3. It is a kabirah (cardinal) sin to solemnise such a marriage and even to participate in it.
4. A marriage contracted by the wife during the period of ‘iddah shall be a void (baatil) marriage and shall not be recognised in Islam.
‘Iddah (the post marital waiting period)
by Maulana Faraz ibn Adam
‘iddah (waiting period) refers to the period of time that follows a woman’s divorce or death of her husband. The length of this waiting period varies somewhat based on the situation.
The wisdom behind the waiting period:
- Identify pregnancy
The ‘iddah gives sufficient time to a woman to make sure she isn’t pregnant. This is necessary to prevent confusion that could arise on who the father of the child is if the woman were to remarry and get pregnant right away.
- Time for reconciliation
When a divorce takes place, ‘iddah offers time to the couple to cool down and give the divorce a second thought.
- Exemplify the gravity and sanctity of marriage
‘Iddah prevents people from taking marriage to be a light affair. Marriage is so sacred and significant that its dissolution results in a waiting period.
- Time to express grief
In the case of the husband passing away, the wife has been given to grieve. (al-fiqh al-islami wa adillatuhu)
The different waiting periods of different women:
1) 3 menstrual cycles
For that divorcee who is mature, menstruates and isn’t pregnant.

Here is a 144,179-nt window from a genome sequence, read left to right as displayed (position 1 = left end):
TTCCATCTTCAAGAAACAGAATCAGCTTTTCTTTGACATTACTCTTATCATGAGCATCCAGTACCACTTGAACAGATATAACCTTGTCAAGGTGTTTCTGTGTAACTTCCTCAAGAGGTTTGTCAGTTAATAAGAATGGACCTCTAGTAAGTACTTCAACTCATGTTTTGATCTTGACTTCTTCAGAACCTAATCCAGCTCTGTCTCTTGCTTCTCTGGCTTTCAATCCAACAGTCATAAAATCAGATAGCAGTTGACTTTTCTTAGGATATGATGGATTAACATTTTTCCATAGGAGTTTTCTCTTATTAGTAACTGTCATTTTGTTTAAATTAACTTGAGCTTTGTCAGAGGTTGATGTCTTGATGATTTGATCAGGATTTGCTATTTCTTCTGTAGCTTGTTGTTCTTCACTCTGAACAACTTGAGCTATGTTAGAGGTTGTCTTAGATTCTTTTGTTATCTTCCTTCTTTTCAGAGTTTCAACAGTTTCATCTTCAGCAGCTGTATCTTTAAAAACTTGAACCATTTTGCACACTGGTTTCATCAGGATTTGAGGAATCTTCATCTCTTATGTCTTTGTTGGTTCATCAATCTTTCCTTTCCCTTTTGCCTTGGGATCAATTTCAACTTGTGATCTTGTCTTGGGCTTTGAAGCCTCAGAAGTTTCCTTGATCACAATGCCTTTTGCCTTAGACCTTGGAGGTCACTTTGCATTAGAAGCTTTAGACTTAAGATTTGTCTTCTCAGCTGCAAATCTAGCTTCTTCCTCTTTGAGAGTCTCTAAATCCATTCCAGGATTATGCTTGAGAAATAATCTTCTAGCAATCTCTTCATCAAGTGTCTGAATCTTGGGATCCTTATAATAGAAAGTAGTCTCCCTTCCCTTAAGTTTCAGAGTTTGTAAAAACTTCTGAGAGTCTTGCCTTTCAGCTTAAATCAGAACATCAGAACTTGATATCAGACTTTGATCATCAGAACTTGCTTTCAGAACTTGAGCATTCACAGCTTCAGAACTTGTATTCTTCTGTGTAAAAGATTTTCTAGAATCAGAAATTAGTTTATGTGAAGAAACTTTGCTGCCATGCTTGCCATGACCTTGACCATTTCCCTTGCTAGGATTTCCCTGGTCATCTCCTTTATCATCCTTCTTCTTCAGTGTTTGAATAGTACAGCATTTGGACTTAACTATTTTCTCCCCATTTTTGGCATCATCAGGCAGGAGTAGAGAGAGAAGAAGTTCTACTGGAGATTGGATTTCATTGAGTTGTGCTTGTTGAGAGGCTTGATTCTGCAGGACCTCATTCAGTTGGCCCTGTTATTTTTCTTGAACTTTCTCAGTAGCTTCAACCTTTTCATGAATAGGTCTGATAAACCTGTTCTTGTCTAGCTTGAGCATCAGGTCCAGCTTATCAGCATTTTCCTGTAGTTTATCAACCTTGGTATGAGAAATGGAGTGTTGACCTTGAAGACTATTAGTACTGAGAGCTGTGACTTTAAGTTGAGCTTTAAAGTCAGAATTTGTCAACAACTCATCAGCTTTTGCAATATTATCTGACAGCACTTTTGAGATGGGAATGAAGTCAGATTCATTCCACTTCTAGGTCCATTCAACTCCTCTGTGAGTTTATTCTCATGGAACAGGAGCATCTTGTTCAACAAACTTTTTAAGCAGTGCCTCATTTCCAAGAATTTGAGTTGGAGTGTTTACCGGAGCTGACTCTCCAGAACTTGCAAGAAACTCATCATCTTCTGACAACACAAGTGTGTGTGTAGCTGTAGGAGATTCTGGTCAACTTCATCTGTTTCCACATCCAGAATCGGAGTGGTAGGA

For example, Khalid divorced his wife Sa’eeda. Sa’eeda was a mature woman who wasn’t pregnant. Sa’eeda will now have to observe the ‘iddah in her matrimonial home. Upon the expiry of her third period, she will be now free to leave the house of her former husband and can marry whom she wants.
2) Three consecutive ISLAMIC months
For that divorcee who isn’t menstruating. This will include those women who have entered menopause. Likewise, for some medical reason, those young women who don’t experience menstruation will also be obliged to observe three months as the waiting period.
If her husband divorced her on the first day of a lunar month, she will calculate three months from that date. This will be irrespective of whether the months are of 29 days or 30 days.
For example, Halima was divorced and was in her late 50’s on the 1st of rajab. She wasn’t experiencing menstruation as she had entered menopause. She will now observe three consecutive lunar months as her waiting period. Hence, for the whole of Rajab, Sha’ban and Ramadhan, Halima will have to observe ‘iddah. On the 1st of Shawwal, her ‘iddah will end.